So, I was people-watching in the antique stores.  Like grocery stores, antique stores are levelers.  I wasn’t going to the high end ones, and the low and mid range and upper-mid range ones attract everyone.  There’s always the possibility of a hidden treasure in the junky places, and the really rich love getting a bargain as much as anyone else.  And as long as the atmosphere isn’t too intimidating, Normal Joe will go into stores where he couldn’t hope to afford anything, just to look around.  Someplace like Aurora, the expensive stores look just like the cheap ones from the outside.  There’s a strange dynamic, and the overheard conversations can be really interesting.  What one learns from these conversations is that nobody–rich or poor–knows Shabby Shite about the past.  And nobody really cares about it, except insofar as they don’t want to look stupid.  But Normal Josephine cares a little more, because she can remember how her mom really treasured her pyrex storage dishes when she finally got them.  And then Josephine will buy some herself for sentiment’s sake, even though she prefers plastic.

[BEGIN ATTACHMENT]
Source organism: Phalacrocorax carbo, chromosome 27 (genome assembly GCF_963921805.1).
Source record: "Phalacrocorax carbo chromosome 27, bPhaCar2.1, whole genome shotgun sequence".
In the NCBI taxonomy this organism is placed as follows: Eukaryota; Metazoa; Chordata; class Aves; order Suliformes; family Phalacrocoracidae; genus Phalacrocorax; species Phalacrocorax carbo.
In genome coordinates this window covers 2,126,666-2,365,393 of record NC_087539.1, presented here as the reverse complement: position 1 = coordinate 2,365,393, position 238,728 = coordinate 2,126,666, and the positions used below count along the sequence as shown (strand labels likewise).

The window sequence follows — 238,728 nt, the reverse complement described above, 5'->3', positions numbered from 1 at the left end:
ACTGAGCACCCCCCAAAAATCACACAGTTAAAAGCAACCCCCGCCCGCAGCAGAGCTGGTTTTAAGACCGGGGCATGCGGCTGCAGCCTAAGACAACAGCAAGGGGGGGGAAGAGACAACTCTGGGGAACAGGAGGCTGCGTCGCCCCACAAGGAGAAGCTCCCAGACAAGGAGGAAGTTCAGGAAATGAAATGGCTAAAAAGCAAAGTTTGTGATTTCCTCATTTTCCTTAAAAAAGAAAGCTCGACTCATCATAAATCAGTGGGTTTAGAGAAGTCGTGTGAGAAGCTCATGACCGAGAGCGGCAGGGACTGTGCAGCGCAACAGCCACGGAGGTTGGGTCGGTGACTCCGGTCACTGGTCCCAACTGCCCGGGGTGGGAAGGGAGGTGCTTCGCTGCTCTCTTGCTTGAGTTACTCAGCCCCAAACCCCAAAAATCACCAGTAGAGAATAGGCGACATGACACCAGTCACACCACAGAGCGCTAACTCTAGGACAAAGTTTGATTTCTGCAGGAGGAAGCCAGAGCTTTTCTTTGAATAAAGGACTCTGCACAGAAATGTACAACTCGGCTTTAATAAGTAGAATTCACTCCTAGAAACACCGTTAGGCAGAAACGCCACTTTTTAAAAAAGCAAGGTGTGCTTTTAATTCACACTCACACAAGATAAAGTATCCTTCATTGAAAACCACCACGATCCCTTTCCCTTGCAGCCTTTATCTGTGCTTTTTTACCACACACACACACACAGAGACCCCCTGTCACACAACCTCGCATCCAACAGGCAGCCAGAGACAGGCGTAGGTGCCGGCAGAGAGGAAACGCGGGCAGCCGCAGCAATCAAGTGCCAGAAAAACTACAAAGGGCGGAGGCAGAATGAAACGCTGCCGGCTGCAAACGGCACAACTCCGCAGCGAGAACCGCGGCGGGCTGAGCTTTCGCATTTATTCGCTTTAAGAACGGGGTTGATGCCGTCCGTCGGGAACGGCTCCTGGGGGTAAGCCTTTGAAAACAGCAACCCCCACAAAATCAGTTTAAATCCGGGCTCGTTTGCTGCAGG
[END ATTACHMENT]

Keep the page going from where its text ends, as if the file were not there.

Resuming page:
So, my aphorism could have been something about how rich people are less worried about whether or not they appear stupid than poor people are.  Which also makes sense.

 

Social Class Brain Twister

Social Class Brain Twister

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7 Responses to “Junque”

  1. Cally Says:

    what’s the pink stuff? am I betraying my class origins just by asking? or is it a transatlantic thing?

  2. trapunto Says: